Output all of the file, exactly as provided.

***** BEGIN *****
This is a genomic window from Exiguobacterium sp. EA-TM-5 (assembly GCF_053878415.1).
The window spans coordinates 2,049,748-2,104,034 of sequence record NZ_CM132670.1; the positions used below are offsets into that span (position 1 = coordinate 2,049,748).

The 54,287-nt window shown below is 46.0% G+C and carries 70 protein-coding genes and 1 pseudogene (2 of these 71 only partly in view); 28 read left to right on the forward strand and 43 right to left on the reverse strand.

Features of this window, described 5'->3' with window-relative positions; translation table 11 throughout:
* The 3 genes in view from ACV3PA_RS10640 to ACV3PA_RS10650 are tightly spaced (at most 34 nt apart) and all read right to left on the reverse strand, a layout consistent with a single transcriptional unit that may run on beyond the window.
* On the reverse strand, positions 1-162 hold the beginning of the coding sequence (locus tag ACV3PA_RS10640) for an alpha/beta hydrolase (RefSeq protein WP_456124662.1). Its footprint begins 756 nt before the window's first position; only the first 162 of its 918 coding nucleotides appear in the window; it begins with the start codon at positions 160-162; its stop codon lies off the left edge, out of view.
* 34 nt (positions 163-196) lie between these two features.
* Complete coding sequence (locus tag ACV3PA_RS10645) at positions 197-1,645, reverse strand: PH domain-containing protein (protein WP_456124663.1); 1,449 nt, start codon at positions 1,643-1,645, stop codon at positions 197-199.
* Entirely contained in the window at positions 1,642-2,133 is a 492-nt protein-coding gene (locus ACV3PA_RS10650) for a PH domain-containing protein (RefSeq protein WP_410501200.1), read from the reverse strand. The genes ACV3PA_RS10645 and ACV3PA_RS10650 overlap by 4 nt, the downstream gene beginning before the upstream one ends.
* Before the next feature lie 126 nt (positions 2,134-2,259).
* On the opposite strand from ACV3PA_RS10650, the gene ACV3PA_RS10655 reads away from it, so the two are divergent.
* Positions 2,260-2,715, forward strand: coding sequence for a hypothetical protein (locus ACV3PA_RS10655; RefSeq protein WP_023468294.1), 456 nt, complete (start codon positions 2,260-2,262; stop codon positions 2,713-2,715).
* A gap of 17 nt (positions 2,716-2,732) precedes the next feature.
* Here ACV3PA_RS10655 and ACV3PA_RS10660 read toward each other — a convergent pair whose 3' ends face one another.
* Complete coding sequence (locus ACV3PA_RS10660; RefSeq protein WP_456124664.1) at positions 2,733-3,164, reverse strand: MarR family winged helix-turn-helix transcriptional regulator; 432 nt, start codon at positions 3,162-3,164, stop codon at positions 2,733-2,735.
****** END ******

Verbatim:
This is a genomic window from Exiguobacterium sp. EA-TM-5 (assembly GCF_053878415.1).
The window spans coordinates 2,049,748-2,104,034 of sequence record NZ_CM132670.1; the positions used below are offsets into that span (position 1 = coordinate 2,049,748).

The 54,287-nt window shown below is 46.0% G+C and carries 70 protein-coding genes and 1 pseudogene (2 of these 71 only partly in view); 28 read left to right on the forward strand and 43 right to left on the reverse strand.

Features of this window, described 5'->3' with window-relative positions; translation table 11 throughout:
* The 3 genes in view from ACV3PA_RS10640 to ACV3PA_RS10650 are tightly spaced (at most 34 nt apart) and all read right to left on the reverse strand, a layout consistent with a single transcriptional unit that may run on beyond the window.
* On the reverse strand, positions 1-162 hold the beginning of the coding sequence (locus tag ACV3PA_RS10640) for an alpha/beta hydrolase (RefSeq protein WP_456124662.1). Its footprint begins 756 nt before the window's first position; only the first 162 of its 918 coding nucleotides appear in the window; it begins with the start codon at positions 160-162; its stop codon lies off the left edge, out of view.
* 34 nt (positions 163-196) lie between these two features.
* Complete coding sequence (locus tag ACV3PA_RS10645) at positions 197-1,645, reverse strand: PH domain-containing protein (protein WP_456124663.1); 1,449 nt, start codon at positions 1,643-1,645, stop codon at positions 197-199.
* Entirely contained in the window at positions 1,642-2,133 is a 492-nt protein-coding gene (locus ACV3PA_RS10650) for a PH domain-containing protein (RefSeq protein WP_410501200.1), read from the reverse strand. The genes ACV3PA_RS10645 and ACV3PA_RS10650 overlap by 4 nt, the downstream gene beginning before the upstream one ends.
* Before the next feature lie 126 nt (positions 2,134-2,259).
* On the opposite strand from ACV3PA_RS10650, the gene ACV3PA_RS10655 reads away from it, so the two are divergent.
* Positions 2,260-2,715, forward strand: coding sequence for a hypothetical protein (locus ACV3PA_RS10655; RefSeq protein WP_023468294.1), 456 nt, complete (start codon positions 2,260-2,262; stop codon positions 2,713-2,715).
* A gap of 17 nt (positions 2,716-2,732) precedes the next feature.
* Here ACV3PA_RS10655 and ACV3PA_RS10660 read toward each other — a convergent pair whose 3' ends face one another.
* Complete coding sequence (locus ACV3PA_RS10660; RefSeq protein WP_456124664.1) at positions 2,733-3,164, reverse strand: MarR family winged helix-turn-helix transcriptional regulator; 432 nt, start codon at positions 3,162-3,164, stop codon at positions 2,733-2,735.